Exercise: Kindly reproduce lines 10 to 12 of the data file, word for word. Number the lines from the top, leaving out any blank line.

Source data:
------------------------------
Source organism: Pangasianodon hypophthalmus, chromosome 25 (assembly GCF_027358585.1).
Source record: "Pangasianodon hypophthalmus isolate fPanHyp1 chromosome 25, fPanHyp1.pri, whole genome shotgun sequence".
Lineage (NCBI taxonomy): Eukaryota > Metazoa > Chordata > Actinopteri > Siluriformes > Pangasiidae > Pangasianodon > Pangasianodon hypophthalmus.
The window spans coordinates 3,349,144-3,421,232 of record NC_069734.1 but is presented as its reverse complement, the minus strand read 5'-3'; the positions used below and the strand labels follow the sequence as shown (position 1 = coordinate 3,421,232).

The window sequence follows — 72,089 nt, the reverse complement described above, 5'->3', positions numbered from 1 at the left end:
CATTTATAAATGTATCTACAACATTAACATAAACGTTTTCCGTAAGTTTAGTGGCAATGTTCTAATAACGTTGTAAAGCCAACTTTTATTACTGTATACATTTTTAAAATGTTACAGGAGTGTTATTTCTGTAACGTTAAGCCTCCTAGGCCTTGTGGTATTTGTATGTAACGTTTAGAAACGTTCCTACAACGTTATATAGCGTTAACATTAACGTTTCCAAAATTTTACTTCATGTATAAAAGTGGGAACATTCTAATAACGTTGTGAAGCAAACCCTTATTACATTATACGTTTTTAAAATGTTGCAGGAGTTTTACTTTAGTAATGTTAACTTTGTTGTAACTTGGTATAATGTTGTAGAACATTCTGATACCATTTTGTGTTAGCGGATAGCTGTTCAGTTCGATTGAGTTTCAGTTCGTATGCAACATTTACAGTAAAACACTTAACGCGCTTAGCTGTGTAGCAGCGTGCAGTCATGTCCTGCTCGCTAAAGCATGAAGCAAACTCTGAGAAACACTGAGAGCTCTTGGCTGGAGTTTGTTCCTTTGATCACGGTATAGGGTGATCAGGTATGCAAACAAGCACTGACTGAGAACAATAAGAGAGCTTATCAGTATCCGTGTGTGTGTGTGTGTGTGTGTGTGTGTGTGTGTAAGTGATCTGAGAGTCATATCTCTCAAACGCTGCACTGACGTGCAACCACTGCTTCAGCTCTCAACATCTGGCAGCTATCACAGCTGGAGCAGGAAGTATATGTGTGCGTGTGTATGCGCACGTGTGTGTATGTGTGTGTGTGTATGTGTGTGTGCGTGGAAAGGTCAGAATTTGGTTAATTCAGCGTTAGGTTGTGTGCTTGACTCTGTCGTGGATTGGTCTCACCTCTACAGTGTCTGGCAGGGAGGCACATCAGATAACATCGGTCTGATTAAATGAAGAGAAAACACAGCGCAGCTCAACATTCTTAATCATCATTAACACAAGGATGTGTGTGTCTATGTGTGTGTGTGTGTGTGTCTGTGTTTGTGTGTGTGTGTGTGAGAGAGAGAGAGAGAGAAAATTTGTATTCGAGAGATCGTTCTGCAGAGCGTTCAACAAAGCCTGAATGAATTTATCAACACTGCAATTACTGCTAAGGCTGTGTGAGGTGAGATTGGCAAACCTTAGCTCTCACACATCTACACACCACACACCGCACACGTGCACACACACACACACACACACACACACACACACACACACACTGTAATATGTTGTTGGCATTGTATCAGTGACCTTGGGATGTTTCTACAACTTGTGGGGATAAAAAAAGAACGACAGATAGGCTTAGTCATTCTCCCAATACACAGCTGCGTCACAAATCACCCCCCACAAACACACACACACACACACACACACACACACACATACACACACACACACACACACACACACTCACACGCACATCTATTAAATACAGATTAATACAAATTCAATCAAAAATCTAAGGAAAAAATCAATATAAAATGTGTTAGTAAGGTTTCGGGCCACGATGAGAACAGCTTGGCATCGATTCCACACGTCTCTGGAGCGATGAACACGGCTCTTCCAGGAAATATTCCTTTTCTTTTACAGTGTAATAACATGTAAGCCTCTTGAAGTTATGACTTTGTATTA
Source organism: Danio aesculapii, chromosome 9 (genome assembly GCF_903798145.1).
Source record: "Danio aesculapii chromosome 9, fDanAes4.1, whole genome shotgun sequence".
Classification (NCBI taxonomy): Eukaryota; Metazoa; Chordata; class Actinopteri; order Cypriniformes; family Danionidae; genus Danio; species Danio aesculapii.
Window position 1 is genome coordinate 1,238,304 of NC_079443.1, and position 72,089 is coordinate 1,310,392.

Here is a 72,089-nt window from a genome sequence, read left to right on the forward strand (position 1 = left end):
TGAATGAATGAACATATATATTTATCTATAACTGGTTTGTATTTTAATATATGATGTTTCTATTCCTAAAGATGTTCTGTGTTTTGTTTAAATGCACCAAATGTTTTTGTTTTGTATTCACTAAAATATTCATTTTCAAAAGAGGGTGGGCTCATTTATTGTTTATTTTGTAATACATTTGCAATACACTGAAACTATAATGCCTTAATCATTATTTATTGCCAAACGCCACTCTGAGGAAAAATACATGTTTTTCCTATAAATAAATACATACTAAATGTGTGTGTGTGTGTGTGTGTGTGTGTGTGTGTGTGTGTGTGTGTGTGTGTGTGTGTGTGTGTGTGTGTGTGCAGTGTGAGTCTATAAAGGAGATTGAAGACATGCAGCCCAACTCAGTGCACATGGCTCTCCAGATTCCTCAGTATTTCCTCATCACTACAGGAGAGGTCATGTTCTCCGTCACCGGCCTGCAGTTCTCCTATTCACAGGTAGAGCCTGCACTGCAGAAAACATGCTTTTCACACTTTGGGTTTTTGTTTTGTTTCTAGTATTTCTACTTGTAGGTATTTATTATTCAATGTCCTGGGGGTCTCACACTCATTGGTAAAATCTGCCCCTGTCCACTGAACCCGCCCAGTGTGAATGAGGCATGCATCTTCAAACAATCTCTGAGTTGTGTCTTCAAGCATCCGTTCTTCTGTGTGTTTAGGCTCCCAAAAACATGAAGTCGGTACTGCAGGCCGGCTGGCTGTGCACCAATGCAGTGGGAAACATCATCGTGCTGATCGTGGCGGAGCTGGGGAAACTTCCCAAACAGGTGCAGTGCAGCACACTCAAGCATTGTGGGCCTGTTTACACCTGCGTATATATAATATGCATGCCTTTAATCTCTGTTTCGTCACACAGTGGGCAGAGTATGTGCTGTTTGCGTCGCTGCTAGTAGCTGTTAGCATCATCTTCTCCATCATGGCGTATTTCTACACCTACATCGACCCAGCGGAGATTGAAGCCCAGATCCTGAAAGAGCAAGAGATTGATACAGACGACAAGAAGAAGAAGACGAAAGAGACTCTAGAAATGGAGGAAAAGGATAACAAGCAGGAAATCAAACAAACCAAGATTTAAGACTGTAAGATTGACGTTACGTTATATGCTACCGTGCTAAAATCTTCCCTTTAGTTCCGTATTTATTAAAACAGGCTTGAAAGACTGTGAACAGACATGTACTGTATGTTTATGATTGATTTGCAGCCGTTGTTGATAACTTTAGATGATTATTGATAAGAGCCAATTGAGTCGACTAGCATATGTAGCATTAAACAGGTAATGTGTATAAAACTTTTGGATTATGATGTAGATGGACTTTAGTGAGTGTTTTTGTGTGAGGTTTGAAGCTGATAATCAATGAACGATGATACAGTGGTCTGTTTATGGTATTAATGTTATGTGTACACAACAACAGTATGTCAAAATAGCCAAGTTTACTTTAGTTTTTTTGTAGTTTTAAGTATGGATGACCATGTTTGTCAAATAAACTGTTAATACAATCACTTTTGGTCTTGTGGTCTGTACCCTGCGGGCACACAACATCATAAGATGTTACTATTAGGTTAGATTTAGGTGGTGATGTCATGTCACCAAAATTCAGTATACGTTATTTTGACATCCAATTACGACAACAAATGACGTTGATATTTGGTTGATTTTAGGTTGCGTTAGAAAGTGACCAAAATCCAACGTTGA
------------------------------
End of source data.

Window position 1 is genome coordinate 1,238,304 of NC_079443.1, and position 72,089 is coordinate 1,310,392.

Here is a 72,089-nt window from a genome sequence, read left to right on the forward strand (position 1 = left end):
TGAATGAATGAACATATATATTTATCTATAACTGGTTTGTATTTTAATATATGATGTTTCTATTCCTAAAGATGTTCTGTGTTTTGTTTAAATGCACCAAATGTTTTTGTTTTGTATTCACTAAAATATTCATTTTCAAAAGAGGGTGGGCTCATTTATTGTTTATTTTGTAATACATTTGCAATACACTGAAACTATAATGCCTTAATCATTATTTATTGCCAAACGCCACTCTGAGGAAAAATACATGTTTTTCCTATAAATAAATACATACTAAATGTGTGTGTGTGTGTGTGTGTGTGTGTGTGTGTGTGTGTGTGTGTGTGTGTGTGTGTGTGTGTGTGTGTGTGCAGTGTGAGTCTATAAAGGAGATTGAAGACATGCAGCCCAACTCAGTGCACATGGCTCTCCAGATTCCTCAGTATTTCCTCATCACTACAGGAGAGGTCATGTTCTCCGTCACCGGCCTGCAGTTCTCCTATTCACAGGTAGAGCCTGCACTGCAGAAAACATGCTTTTCACACTTTGGGTTTTTGTTTTGTTTCTAGTATTTCTACTTGTAGGTATTTATTATTCAATGTCCTGGGGGTCTCACACTCATTGGTAAAATCTGCCCCTGTCCACTGAACCCGCCCAGTGTGAATGAGGCATGCATCTTCAAACAATCTCTGAGTTGTGTCTTCAAGCATCCGTTCTTCTGTGTGTTTAGGCTCCCAAAAACATGAAGTCGGTACTGCAGGCCGGCTGGCTGTGCACCAATGCAGTGGGAAACATCATCGTGCTGATCGTGGCGGAGCTGGGGAAACTTCCCAAACAGGTGCAGTGCAGCACACTCAAGCATTGTGGGCCTGTTTACACCTGCGTATATATAATATGCATGCCTTTAATCTCTGTTTCGTCACACAGTGGGCAGAGTATGTGCTGTTTGCGTCGCTGCTAGTAGCTGTTAGCATCATCTTCTCCATCATGGCGTATTTCTACACCTACATCGACCCAGCGGAGATTGAAGCCCAGATCCTGAAAGAGCAAGAGATTGATACAGACGACAAGAAGAAGAAGACGAAAGAGACTCTAGAAATGGAGGAAAAGGATAACAAGCAGGAAATCAAACAAACCAAGATTTAAGACTGTAAGATTGACGTTACGTTATATGCTACCGTGCTAAAATCTTCCCTTTAGTTCCGTATTTATTAAAACAGGCTTGAAAGACTGTGAACAGACATGTACTGTATGTTTATGATTGATTTGCAGCCGTTGTTGATAACTTTAGATGATTATTGATAAGAGCCAATTGAGTCGACTAGCATATGTAGCATTAAACAGGTAATGTGTATAAAACTTTTGGATTATGATGTAGATGGACTTTAGTGAGTGTTTTTGTGTGAGGTTTGAAGCTGATAATCAATGAACGATGATACAGTGGTCTGTTTATGGTATTAATGTTATGTGTACACAACAACAGTATGTCAAAATAGCCAAGTTTACTTTAGTTTTTTTGTAGTTTTAAGTATGGATGACCATGTTTGTCAAATAAACTGTTAATACAATCACTTTTGGTCTTGTGGTCTGTACCCTGCGGGCACACAACATCATAAGATGTTACTATTAGGTTAGATTTAGGTGGTGATGTCATGTCACCAAAATTCAGTATACGTTATTTTGACATCCAATTACGACAACAAATGACGTTGATATTTGGTTGATTTTAGGTTGCGTTAGAAAGTGACCAAAATCCAACGTTGA